It has long been seen as an ideal job transition – work a few or a dozen years in government service and then move into a higher salary, and perhaps more flexible position as a defense contractor. Some defense department officials, however, are asking for better disclosures on which former government employees are now working for major defense contractors.
In a proposal by the Defense Department, companies would be required to submit details about former federal officials that ensure they are in compliance with post-employment restrictions, before being awarded a contract, according to a June 6 Federal Register notice.
Current post employment restrictions include how a former government official can represent a contractor who works with the official’s former agency. For instance, former government personnel are permanently barred from representing their new employer when working with their former government agencies in matters that they are “personally and substantially involved.” Companies must also be aware of the Procurement Integrity Act, which limits how former officials can influence an agency as a contractor after working there on a large federal contract.
The new proposal states that contracting companies should be required to include a statement of compliance when bidding on government contracts. If they aren’t in compliance they wouldn’t be allowed to submit an offer.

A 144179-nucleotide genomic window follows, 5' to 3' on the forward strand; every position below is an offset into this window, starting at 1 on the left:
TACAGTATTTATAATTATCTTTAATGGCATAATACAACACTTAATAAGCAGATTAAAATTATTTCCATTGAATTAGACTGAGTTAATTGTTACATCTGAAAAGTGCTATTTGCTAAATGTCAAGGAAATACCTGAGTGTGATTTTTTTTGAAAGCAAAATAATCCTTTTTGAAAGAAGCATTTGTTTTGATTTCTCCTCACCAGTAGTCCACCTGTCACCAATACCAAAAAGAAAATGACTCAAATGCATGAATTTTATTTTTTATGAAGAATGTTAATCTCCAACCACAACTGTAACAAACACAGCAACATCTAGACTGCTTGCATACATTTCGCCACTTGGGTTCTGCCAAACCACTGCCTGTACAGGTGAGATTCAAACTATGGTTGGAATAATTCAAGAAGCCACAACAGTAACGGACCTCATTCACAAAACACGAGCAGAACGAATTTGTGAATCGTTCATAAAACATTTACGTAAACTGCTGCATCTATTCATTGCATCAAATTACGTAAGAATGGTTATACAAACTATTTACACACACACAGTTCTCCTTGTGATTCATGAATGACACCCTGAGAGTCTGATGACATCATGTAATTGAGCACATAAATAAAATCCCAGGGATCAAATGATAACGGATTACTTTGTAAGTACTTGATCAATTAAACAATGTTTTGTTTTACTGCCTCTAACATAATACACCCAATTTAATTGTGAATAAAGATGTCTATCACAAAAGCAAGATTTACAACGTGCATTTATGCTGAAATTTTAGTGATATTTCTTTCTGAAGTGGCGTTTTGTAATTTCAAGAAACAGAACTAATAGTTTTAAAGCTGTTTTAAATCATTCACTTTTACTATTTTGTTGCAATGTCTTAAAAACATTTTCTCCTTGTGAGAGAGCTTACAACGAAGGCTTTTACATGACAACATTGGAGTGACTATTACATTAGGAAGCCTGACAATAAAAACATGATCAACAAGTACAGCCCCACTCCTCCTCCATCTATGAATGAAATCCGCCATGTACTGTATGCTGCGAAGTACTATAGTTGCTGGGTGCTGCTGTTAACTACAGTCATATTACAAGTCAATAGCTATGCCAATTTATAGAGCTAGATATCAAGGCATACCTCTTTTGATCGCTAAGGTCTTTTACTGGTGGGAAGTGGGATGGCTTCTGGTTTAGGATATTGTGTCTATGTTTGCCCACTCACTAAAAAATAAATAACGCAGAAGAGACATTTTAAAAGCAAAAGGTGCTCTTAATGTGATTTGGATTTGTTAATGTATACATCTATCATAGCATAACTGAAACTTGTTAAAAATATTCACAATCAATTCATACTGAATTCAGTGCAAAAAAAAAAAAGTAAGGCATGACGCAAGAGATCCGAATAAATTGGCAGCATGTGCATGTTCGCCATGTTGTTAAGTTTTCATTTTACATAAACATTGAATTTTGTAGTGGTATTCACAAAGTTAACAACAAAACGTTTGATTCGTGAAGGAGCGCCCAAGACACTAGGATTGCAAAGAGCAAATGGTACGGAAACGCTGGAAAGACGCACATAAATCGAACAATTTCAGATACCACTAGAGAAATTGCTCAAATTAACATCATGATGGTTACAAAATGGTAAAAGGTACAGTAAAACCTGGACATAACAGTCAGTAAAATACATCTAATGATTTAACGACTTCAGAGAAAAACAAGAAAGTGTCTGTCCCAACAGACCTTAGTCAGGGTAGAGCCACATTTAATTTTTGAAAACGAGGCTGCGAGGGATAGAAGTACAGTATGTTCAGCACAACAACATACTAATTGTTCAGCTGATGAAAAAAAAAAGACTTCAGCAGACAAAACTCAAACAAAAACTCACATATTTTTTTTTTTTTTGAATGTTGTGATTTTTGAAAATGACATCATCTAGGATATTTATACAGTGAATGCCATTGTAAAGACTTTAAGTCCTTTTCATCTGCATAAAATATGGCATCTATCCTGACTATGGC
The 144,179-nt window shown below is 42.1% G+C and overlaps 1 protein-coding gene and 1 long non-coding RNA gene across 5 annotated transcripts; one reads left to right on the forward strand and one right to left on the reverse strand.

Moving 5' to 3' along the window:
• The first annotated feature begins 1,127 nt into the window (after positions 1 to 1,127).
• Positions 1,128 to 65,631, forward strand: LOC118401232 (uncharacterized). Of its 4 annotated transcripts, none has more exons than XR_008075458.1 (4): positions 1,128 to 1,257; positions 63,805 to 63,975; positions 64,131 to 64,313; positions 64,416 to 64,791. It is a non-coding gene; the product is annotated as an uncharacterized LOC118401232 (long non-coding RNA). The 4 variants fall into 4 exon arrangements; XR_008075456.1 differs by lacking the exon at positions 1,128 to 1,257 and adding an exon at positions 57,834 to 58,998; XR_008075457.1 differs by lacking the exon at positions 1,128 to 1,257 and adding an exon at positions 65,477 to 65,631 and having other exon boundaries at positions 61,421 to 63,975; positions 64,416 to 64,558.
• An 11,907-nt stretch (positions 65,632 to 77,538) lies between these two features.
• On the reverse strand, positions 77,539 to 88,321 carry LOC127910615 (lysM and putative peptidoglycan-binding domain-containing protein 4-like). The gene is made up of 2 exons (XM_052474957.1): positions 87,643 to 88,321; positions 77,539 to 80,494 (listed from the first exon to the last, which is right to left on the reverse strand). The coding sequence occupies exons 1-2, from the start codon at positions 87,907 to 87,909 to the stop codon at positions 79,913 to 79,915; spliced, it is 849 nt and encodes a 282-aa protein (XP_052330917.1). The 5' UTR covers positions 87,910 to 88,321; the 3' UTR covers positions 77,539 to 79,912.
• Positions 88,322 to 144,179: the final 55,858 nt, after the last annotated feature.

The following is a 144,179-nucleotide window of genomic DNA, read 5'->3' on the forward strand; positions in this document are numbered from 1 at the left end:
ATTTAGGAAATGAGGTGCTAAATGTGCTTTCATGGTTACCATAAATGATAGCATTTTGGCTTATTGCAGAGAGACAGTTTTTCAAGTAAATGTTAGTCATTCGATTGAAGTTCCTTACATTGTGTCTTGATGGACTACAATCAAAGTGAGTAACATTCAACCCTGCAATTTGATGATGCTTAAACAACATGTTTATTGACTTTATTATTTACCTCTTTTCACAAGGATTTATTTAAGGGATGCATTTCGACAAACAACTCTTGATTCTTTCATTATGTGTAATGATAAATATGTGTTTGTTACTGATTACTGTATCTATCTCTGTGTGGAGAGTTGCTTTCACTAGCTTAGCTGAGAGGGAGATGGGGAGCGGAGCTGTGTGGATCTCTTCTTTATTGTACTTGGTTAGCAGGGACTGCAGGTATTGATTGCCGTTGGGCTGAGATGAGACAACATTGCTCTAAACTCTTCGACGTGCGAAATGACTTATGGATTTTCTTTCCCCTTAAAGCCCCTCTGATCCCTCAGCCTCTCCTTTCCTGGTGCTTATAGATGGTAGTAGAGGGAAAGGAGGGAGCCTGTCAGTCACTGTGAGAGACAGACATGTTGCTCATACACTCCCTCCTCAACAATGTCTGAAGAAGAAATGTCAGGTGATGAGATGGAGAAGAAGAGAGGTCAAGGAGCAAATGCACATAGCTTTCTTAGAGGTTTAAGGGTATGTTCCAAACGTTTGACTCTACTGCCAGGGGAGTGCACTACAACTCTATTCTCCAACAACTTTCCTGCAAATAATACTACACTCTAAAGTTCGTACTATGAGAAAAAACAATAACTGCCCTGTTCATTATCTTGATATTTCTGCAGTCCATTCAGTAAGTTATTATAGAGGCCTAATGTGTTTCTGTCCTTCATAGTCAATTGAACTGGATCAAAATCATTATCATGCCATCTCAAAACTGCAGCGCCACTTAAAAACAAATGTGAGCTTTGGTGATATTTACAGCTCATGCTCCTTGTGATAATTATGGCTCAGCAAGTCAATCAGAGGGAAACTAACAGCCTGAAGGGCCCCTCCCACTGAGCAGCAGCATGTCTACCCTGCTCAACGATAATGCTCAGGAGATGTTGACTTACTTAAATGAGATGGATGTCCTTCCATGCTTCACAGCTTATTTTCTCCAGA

The proposal was created in part because of a 2008 Government Accountability Office investigation on post-employment concerns. The investigation found that contractors underreported the employment of former DOD officials. Contractors reported they employed 1,263 former DOD officials in 2006, while Internal Revenue Service data showed the contractors employed 2,435. Also, the GAO said that defense contractors might employ a substantial number of former defense officials on assignments related to their former positions.
According to the GAO, the DoD does not have a procedure for monitoring former senior officials and acquisition officials who work with defense contractors. The DoD does provide written ethics opinions to senior and acquisition officials who request them, but this only provides limited transparency, the GAO said. However, the DoD is in the process of implementing a single database for collecting and retaining this information.
Regulators are accepting comments through Aug. 5.